Subsequently, the respondents' father filed an application before the Land Reforms Tribunal for possession claiming as a tenant That application came to be dismissed. Pending those proceeding, the Amendment Act 1 of 1974 (for short, the "Amendment Act") came into force on March 1, 1974 which amended the Land Reforms Act, 1961 (for short, the "Act") which had come into force in 1965. Application filed under Section 129 was declared abated in appeal on account of coming into force of the Amendment Act. Subsequently, another application under Section 48A came to be filed. That has given rise to the present proceedings. When the matter was dismissed by the Tribunal and came up before the High Court, a Division Bench of that Court in Writ Appeal No.1051/1980 concluded that since the eviction of the respondents had taken place after the Act had come into force, an order of eviction obtained against the respondents was inoperative. Consequently, an application had to be considered for eviction in accordance with the provisions of the Act. Since that was not done the Division Bench remitted the matter to the Tehsildar for reconsideration in accordance with the law. When the same came to be challenged in this Court in SLP 2866/1981, by order dated February 19, 1982 this Court while upholding the order of remand as legal, had given liberty to raise all the relevant questions afresh. After remand, the claim of the respondents was rejected. Ultimately, in the W.P. No. 4044/86 by the impugned judgment dated July 25, 1990 the Division Bench has held that their eviction under the decree obtained in OS No.57/58 was not effective by operation of Section 22(1) of the Act. Consequently, the Tribunals have committed error of law in refusing to restore possession of the land to the respondents. Therefore, directions came to be issued as under :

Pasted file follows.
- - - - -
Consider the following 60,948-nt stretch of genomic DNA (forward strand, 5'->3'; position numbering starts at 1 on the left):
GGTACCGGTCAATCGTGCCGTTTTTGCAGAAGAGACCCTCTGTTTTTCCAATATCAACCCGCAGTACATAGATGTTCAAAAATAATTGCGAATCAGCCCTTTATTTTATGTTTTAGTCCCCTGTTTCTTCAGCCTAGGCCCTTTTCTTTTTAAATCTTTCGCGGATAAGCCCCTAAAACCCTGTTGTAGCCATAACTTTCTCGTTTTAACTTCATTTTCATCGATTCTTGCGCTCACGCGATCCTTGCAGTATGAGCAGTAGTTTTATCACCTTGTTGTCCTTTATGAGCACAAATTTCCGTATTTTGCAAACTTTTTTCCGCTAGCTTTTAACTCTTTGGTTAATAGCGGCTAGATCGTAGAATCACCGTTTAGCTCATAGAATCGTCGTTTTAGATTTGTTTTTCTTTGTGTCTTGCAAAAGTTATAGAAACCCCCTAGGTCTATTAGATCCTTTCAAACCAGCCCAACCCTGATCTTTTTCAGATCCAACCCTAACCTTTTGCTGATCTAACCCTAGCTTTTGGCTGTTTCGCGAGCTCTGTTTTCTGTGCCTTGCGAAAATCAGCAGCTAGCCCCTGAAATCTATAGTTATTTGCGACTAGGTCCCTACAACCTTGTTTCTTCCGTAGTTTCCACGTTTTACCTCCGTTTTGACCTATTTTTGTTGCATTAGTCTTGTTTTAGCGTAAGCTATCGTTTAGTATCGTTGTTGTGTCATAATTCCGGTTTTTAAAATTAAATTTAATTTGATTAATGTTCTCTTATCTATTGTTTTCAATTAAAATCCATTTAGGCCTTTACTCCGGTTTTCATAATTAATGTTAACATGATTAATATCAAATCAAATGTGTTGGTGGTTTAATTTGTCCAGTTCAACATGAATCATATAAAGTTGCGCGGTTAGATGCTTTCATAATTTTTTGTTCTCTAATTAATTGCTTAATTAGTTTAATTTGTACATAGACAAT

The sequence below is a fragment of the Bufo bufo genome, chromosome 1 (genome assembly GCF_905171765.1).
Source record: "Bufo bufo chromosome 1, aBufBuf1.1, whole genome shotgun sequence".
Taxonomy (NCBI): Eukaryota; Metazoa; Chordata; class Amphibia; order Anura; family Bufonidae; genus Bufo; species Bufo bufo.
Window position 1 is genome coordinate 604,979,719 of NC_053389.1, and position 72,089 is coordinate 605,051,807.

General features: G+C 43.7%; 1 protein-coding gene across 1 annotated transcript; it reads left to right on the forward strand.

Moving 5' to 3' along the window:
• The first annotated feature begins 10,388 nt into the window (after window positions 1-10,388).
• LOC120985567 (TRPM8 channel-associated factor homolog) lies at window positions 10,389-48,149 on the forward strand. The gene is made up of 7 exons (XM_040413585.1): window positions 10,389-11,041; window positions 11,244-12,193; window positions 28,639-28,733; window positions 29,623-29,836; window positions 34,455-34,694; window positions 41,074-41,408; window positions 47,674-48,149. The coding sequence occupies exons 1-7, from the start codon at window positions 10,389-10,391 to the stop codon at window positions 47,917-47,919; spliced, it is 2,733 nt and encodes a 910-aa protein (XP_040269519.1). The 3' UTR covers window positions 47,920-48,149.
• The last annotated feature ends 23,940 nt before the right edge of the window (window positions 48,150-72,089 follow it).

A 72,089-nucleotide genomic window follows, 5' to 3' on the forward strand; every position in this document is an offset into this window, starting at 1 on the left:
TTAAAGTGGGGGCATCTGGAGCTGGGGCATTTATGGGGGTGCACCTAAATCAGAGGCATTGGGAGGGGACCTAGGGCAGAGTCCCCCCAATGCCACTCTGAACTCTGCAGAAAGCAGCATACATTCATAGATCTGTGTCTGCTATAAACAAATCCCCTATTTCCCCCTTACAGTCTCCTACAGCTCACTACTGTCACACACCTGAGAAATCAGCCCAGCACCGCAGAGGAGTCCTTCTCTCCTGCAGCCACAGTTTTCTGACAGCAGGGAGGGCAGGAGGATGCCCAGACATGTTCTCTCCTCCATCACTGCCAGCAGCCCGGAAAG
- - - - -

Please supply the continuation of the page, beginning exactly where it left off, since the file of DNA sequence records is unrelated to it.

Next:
"(i) The writ petition is allowed with costs.